Richard F.,  by counsel Sara B. Hall, appeals his
conviction in the Circuit Court of Marion County on two
counts of sexual abuse by a parent, guardian, or custodian
under West Virginia Code § 61-8D-5. Respondent State
of West Virginia, by counsel Elizabeth Grant, filed a
response in support of the circuit court's order.
Court has considered the parties' briefs and the record
on appeal. The facts and legal arguments are adequately
presented, and the decisional process would not be
significantly aided by oral argument. Upon consideration of
the standard of review, the briefs, and the record presented,
the Court finds no substantial question of law and no
prejudicial error. For these reasons, a memorandum decision
affirming the circuit court's order is appropriate under
Rule 21 of the Rules of Appellate Procedure.
February 4, 2014, a grand jury indicted petitioner on five
counts of sexual abuse by a parent, guardian, or custodian
under West Virginia Code § 61-8D-5. The victim, A.H.,
was a close friend of petitioner's daughters and spent
significant time, including overnights, at petitioner's
house. The indictment alleged that the crimes occurred
between January 1, 2003, and March 14, 2006.
March 16, 2016, two weeks before petitioner's trial, the
State discovered Facebook messages between petitioner and
A.H. that it wished to admit during its case-in-chief. The
messages documented petitioner's offer to give A.H. $5,
000 to help her pay for college. The State immediately
disclosed the messages to petitioner's counsel and then
supplemented its exhibit list. At a subsequent pretrial
hearing, petitioner did not object to the messages, nor did
he move for a continuance due to the timing of the disclosure
of the messages.
trial commenced on March 30, 2016. Following jury selection,
petitioner objected to the admission of the Facebook messages
on the ground that the State disclosed the messages two weeks
prior to trial and that authentication of the messages would
be impossible. The circuit court asked petitioner's
counsel why he had not objected to the Facebook messages at
the pre-trial hearing. The circuit court then ruled that it
would allow the messages if the State properly authenticated
them. However, the circuit court gave
petitioner's counsel the option of continuing the trial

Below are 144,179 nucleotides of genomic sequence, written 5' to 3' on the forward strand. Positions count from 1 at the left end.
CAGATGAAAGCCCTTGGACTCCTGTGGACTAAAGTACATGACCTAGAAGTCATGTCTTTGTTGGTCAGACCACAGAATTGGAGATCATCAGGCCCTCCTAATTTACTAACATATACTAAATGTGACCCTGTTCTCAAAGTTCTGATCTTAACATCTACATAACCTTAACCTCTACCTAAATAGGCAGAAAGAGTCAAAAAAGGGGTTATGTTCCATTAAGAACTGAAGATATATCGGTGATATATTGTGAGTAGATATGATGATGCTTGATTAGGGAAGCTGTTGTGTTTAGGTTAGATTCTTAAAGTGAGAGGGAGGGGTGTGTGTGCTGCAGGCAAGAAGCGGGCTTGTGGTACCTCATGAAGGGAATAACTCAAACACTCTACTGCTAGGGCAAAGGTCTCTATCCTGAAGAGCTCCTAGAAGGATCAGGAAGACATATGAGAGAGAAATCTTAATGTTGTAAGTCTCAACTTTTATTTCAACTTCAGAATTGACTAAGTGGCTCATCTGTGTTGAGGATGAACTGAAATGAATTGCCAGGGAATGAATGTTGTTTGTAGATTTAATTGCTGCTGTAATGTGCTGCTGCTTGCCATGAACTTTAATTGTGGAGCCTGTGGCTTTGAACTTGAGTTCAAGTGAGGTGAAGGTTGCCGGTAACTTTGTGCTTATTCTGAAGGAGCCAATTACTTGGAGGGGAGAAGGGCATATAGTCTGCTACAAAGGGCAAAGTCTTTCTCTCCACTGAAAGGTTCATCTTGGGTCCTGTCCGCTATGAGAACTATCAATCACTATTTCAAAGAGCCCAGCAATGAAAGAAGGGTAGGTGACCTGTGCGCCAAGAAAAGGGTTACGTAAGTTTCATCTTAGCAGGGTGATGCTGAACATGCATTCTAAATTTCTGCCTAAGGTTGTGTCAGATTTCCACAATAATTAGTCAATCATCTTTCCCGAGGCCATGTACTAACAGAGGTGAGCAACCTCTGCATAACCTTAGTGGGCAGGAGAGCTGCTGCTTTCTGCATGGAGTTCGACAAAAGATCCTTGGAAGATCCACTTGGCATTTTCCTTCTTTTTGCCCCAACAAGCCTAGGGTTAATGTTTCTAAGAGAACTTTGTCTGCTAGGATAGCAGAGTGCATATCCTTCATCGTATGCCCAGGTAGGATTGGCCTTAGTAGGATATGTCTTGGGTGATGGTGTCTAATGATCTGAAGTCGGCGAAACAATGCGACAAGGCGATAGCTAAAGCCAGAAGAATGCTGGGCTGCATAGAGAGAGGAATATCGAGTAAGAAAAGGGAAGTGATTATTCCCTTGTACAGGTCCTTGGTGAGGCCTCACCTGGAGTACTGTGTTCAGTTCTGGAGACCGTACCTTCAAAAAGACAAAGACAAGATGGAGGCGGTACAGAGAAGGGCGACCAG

until the next term of court. Petitioner's counsel did
not request a continuance.
its case-in-chief, the State called A.H. who was then
twenty-four years old. A.H. testified that petitioner first
abused her when she was about nine years old. She said that
the abuse occurred when she and petitioner were sitting alone
together. Petitioner gave her a foot rub and then slid his
hands underneath her bra and touched her breasts. Petitioner
also slid his hands down her pants, held onto the sides of
her underwear, and asked what kind of underwear she was
wearing. A.H. further testified that, thereafter, whenever
she spent the night at petitioner's house with
petitioner's daughters, petitioner would approach her
while she was sleeping, touch her vagina with his fingers,
and insert his fingers into her vagina. A.H. testified this
happened so many times, she "lost count." A.H.
testified that when she was fourteen years old, she told a
school counselor about the abuse, and the counselor referred
the case to Child Protective Services ("CPS"). The
police and a CPS worker interviewed A.H.; however, petitioner
was neither arrested nor charged with any crimes.
further testified that in 2010, when she was eighteen years
old, she messaged petitioner on Facebook, and later met with
him face to face. She testified that she told petitioner that
his actions hurt her and that petitioner apologized. She also
testified that petitioner "started to tell [her] the
things he was thinking when he was doing what he did to me.
About how developed I was. How pretty I was." A.H. said
she "couldn't handle it so she turned and
then testified that she reported the abuse again in 2012 to